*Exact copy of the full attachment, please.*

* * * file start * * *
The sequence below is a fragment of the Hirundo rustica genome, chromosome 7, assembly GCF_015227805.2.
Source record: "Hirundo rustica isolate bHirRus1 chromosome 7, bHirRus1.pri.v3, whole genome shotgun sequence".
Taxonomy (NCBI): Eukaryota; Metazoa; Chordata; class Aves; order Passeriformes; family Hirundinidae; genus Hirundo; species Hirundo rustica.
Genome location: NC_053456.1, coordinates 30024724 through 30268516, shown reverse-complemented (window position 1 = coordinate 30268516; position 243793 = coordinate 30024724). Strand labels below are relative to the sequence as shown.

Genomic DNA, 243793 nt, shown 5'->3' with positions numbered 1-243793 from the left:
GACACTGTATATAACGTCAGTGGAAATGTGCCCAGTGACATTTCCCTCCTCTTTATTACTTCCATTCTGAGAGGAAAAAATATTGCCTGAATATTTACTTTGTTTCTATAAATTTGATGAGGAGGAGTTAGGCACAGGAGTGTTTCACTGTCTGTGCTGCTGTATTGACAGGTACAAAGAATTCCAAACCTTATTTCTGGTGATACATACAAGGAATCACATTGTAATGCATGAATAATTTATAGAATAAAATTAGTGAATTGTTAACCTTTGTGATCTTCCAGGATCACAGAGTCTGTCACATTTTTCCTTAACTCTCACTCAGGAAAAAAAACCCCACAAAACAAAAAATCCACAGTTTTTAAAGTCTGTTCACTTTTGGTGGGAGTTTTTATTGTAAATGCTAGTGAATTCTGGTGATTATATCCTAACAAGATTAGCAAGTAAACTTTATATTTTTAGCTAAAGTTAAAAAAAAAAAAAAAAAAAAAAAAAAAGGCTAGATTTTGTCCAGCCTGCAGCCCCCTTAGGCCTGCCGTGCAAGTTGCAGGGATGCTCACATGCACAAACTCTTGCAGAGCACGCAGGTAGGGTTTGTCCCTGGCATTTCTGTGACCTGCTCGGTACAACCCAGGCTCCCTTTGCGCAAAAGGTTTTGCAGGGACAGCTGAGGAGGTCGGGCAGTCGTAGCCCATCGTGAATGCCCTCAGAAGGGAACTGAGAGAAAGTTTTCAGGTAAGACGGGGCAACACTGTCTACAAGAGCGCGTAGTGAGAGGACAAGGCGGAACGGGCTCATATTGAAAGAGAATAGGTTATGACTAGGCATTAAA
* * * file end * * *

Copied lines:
The sequence below is a fragment of the Hirundo rustica genome, chromosome 7, assembly GCF_015227805.2.
Source record: "Hirundo rustica isolate bHirRus1 chromosome 7, bHirRus1.pri.v3, whole genome shotgun sequence".
Taxonomy (NCBI): Eukaryota; Metazoa; Chordata; class Aves; order Passeriformes; family Hirundinidae; genus Hirundo; species Hirundo rustica.
Genome location: NC_053456.1, coordinates 30024724 through 30268516, shown reverse-complemented (window position 1 = coordinate 30268516; position 243793 = coordinate 30024724). Strand labels below are relative to the sequence as shown.

Genomic DNA, 243793 nt, shown 5'->3' with positions numbered 1-243793 from the left:
GACACTGTATATAACGTCAGTGGAAATGTGCCCAGTGACATTTCCCTCCTCTTTATTACTTCCATTCTGAGAGGAAAAAATATTGCCTGAATATTTACTTTGTTTCTATAAATTTGATGAGGAGGAGTTAGGCACAGGAGTGTTTCACTGTCTGTGCTGCTGTATTGACAGGTACAAAGAATTCCAAACCTTATTTCTGGTGATACATACAAGGAATCACATTGTAATGCATGAATAATTTATAGAATAAAATTAGTGAATTGTTAACCTTTGTGATCTTCCAGGATCACAGAGTCTGTCACATTTTTCCTTAACTCTCACTCAGGAAAAAAAACCCCACAAAACAAAAAATCCACAGTTTTTAAAGTCTGTTCACTTTTGGTGGGAGTTTTTATTGTAAATGCTAGTGAATTCTGGTGATTATATCCTAACAAGATTAGCAAGTAAACTTTATATTTTTAGCTAAAGTTAAAAAAAAAAAAAAAAAAAAAAAAAAAGGCTAGATTTTGTCCAGCCTGCAGCCCCCTTAGGCCTGCCGTGCAAGTTGCAGGGATGCTCACATGCACAAACTCTTGCAGAGCACGCAGGTAGGGTTTGTCCCTGGCATTTCTGTGACCTGCTCGGTACAACCCAGGCTCCCTTTGCGCAAAAGGTTTTGCAGGGACAGCTGAGGAGGTCGGGCAGTCGTAGCCCATCGTGAATGCCCTCAGAAGGGAACTGAGAGAAAGTTTTCAGGTAAGACGGGGCAACACTGTCTACAAGAGCGCGTAGTGAGAGGACAAGGCGGAACGGGCTCATATTGAAAGAGAATAGGTTATGACTAGGCATTAAA